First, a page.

Emerald cut diamonds have grown in popularity as buyers look beyond the traditional round diamond. In 2019, only 8% of Ritani customers chose the emerald cut, so you'll definitely stand out with this diamond. Amal Clooney, Jennifer Lopez, and Beyonce all wear emerald-cut diamonds.
If So, How Much Bigger?
The top surface (table) of elongated stones like emerald cut diamonds is larger than a round cut diamond of equal carat weight. A 1-carat emerald cut diamond appears larger than a 1-carat round cut diamond. Emerald-cut engagement rings can also lengthen and slim your fingers.
What To Look For In An Emerald Cut
The standards for an emerald cut diamond vary, and as with all diamonds, your personal preference should be paramount. To that end, here are some suggestions.
The 4 Cs: Length, Width, And Depth
Define your ideal length/width ratio. To find this ratio, divide the diamond's length by its width. An emerald diamond can be a long, thin rectangle or a nearly square shape.
The best ratio for emerald cut diamonds is 1.45-1.55, though some prefer longer, thinner cuts (around 1.6) and others prefer shorter, squarer cuts (around 1.3).
The diamond's total depth percentage also affects light reflection. Choose a depth percentage of 60–70% of the stone's width for maximum brilliance.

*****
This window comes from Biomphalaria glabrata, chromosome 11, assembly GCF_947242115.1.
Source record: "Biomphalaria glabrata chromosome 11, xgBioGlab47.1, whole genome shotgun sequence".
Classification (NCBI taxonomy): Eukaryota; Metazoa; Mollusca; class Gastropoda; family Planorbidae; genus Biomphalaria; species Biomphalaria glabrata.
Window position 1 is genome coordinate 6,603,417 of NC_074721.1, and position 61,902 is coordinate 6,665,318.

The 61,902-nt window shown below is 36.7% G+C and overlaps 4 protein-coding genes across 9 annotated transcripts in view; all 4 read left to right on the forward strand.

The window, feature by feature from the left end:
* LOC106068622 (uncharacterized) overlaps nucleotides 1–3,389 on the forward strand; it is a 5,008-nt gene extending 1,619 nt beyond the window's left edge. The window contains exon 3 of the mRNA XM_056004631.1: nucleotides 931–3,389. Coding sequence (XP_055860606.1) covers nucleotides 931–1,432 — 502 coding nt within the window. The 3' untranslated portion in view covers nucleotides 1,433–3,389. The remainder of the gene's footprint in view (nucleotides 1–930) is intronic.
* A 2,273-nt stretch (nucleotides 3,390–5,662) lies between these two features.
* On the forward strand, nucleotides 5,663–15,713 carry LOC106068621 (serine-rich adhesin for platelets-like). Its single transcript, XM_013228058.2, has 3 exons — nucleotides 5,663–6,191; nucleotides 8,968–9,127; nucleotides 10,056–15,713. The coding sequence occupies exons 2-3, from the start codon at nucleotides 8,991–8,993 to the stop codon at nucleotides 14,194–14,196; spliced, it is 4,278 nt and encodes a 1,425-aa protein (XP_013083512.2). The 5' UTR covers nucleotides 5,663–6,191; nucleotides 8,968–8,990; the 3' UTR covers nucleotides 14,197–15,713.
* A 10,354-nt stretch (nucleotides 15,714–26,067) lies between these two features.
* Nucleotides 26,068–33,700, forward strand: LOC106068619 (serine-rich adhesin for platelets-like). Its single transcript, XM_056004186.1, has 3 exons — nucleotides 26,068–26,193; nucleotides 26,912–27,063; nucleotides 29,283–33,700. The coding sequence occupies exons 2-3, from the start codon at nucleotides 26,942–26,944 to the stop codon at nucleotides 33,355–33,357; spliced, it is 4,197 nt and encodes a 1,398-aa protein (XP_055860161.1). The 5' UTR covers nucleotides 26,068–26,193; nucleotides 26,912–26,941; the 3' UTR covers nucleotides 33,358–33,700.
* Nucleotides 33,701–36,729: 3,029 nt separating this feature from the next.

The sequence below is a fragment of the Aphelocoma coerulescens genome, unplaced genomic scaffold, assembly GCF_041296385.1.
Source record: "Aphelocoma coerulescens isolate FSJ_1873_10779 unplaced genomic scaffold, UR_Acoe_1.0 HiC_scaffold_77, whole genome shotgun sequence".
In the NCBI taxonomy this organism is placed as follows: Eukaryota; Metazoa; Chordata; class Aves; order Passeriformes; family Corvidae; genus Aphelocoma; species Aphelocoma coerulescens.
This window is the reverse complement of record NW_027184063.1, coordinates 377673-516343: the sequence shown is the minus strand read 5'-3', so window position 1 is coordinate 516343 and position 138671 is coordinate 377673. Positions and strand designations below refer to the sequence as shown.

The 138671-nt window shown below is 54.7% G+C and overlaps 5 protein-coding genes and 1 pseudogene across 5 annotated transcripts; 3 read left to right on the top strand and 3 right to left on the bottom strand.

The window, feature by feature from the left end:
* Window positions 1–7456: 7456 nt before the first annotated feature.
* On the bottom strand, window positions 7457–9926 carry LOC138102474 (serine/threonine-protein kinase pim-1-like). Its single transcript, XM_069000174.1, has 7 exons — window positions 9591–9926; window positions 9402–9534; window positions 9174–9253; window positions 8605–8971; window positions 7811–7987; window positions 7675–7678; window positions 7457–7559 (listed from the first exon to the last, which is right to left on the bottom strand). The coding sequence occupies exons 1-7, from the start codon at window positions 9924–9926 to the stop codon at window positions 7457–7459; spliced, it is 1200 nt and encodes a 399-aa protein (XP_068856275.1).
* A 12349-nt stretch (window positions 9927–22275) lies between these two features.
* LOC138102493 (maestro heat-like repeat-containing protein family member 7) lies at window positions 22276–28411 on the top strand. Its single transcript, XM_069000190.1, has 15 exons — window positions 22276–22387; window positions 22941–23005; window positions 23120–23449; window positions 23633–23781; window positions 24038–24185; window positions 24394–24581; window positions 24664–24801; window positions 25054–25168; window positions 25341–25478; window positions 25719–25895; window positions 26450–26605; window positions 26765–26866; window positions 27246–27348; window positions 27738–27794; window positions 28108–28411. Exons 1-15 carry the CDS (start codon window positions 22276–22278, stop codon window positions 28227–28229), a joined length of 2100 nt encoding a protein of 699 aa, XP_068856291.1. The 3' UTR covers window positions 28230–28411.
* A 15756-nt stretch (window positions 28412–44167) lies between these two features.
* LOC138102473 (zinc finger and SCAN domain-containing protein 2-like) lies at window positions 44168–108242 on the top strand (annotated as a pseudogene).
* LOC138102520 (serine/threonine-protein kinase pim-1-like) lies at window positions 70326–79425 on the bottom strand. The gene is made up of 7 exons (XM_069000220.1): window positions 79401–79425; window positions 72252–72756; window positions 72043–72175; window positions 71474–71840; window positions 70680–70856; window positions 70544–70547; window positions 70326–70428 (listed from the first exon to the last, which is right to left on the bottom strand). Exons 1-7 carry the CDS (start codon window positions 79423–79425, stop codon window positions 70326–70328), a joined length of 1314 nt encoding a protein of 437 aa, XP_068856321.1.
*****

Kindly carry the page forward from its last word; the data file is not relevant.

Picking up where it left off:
Due to their long, open facets, emerald cut diamonds don't hide flaws well, so clarity (absence of inclusions) We recommend VVS1 or higher clarity.
The proportions and symmetry of a diamond are measured by the diamond cut grade. While the GIA and AGS do not grade emerald cut diamonds, they do grade polish and symmetry. In the absence of a true cut grade, many diamond retailers use polish, symmetry, and proportions to estimate an emerald shaped diamond's sparkle. For maximum sparkle, choose an emerald cut diamond with Excellent polish and symmetry.
Emerald cut diamonds have no “best” color grade (or any diamond). While diamond grading labs (and retailers) value colorless diamonds highly, you should choose the color grade that appeals to you. With colorless diamonds like D, E and F, customers have come to prefer the slightly warmer colors (and lower prices) of G and H diamonds.
The price of an emerald-cut diamond varies greatly depending on its carat weight. Find a diamond with ideal proportions, symmetry, and polish within your desired carat weight range.
What Is The Best Emerald Cut Diamond Setting?
The most popular settings for emerald cut diamonds are solitaires and halos. An emerald cut halo engagement ring is a stunning vintage-inspired engagement ring with the added benefit of enhancing the center diamond's sparkle.
Do Emerald Cut Diamonds Cost More?
Only 3% of the world's diamonds are emerald cut, making them rare and expensive. However, due to their elongated shape and large table, they cost less per carat than other shapes.
How Much Is An Emerald Cut Engagement Ring?
The cost of your emerald cut engagement ring is determined by the diamond and the ring setting. Our virtual gemologists can help you choose a diamond. We're always here to help you find the perfect ring at the perfect price.
Why Is It Called An Emerald Cut
A 1 carat emerald cut diamond costs between $1,400 and $6,000. View our 1 carat emerald cut diamond inventory.
The emerald cut diamond is a stunning, sophisticated diamond. Let's buy an emerald cut diamond engagement ring, shall we? Our non–commissioned virtual gemologists can provide expert advice and high–resolution diamond images to help you decide which diamond to buy.
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